I don't know why I've been thinking about this lately, but I have.
Dios ex machina: According to wikipedia - "god out of the machine"; is a plot device whereby a seemingly inextricable problem is suddenly and abruptly solved with the contrived and unexpected intervention of some new event, character, ability, or object.
I guess it comes from those ancient Greek plays where a god is suddenly introduced to resolve the plot.
Some authors have used this and it has worked out okay for them. Examples: Lord of the Flies, when the wild kids are somewhat randomly rescued by the Naval Officer. Harry Potter and the Chamber of Secrets, when the Phoenix swoops in and saves them from the collapsing basilisk chamber. Or perhaps the most famous, The Return of the King, when the eagles fly in and rescue Sam and Frodo from the burning mountainside.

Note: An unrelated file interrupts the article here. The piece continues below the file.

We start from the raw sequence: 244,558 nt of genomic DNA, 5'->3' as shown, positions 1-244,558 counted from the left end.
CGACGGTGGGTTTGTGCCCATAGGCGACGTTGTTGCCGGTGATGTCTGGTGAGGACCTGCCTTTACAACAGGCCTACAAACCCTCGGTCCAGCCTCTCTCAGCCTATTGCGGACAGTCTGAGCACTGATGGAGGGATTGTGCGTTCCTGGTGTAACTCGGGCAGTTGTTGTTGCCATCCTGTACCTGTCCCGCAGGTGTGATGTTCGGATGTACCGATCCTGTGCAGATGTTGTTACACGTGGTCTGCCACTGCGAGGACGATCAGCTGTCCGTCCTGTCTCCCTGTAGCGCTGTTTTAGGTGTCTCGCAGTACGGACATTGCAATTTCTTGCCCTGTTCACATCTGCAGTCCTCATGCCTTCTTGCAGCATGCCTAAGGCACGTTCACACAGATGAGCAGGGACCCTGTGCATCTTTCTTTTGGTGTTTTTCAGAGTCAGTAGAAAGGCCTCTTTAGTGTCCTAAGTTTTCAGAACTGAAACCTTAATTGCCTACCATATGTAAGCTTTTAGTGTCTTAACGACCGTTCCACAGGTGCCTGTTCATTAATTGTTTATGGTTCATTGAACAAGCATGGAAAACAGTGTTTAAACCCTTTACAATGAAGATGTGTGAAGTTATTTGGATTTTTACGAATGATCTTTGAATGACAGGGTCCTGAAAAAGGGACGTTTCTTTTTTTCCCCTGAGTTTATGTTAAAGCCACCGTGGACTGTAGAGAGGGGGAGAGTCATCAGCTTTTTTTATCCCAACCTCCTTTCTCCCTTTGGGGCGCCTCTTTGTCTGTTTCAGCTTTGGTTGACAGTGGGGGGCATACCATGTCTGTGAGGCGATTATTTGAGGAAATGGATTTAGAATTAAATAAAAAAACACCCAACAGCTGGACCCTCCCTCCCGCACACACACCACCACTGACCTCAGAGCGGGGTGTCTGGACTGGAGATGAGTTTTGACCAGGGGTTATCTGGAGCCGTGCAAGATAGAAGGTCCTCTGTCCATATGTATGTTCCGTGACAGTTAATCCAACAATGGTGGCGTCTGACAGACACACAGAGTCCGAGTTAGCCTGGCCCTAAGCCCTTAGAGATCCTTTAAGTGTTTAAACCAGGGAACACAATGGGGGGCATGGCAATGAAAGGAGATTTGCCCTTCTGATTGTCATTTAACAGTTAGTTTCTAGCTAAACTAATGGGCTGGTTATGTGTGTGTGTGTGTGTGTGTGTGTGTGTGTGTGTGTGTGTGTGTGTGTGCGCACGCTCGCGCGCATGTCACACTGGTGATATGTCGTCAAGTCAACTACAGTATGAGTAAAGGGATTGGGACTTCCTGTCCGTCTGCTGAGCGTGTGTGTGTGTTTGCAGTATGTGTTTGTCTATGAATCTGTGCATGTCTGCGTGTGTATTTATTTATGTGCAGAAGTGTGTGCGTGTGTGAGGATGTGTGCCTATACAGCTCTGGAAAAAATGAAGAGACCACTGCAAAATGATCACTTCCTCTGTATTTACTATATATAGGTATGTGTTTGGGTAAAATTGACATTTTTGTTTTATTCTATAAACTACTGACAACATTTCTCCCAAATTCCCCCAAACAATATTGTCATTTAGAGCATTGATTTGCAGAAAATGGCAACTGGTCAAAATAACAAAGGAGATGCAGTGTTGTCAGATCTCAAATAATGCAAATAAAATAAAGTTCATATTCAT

Sometimes it works, usually it doesn't. Who hasn't wondered why Frodo didn't simply fly on an eagle and drop the ring into Mt. Doom in the first place and cut out 9/10ths of the book(s)?
Most often it's called "Writer Cop Out."
Anyway, it gives us writers pause to make sure everything that happens in our story happens for a reason and doesn't feel contrived. All plot points must flow in a logical chain of events that makes sense based on our characters and their reasoning and choices.
The guy over at Moody Writing has written a few good posts on this lately: here and here.
Any other good examples of this?
Any good tips on avoiding it?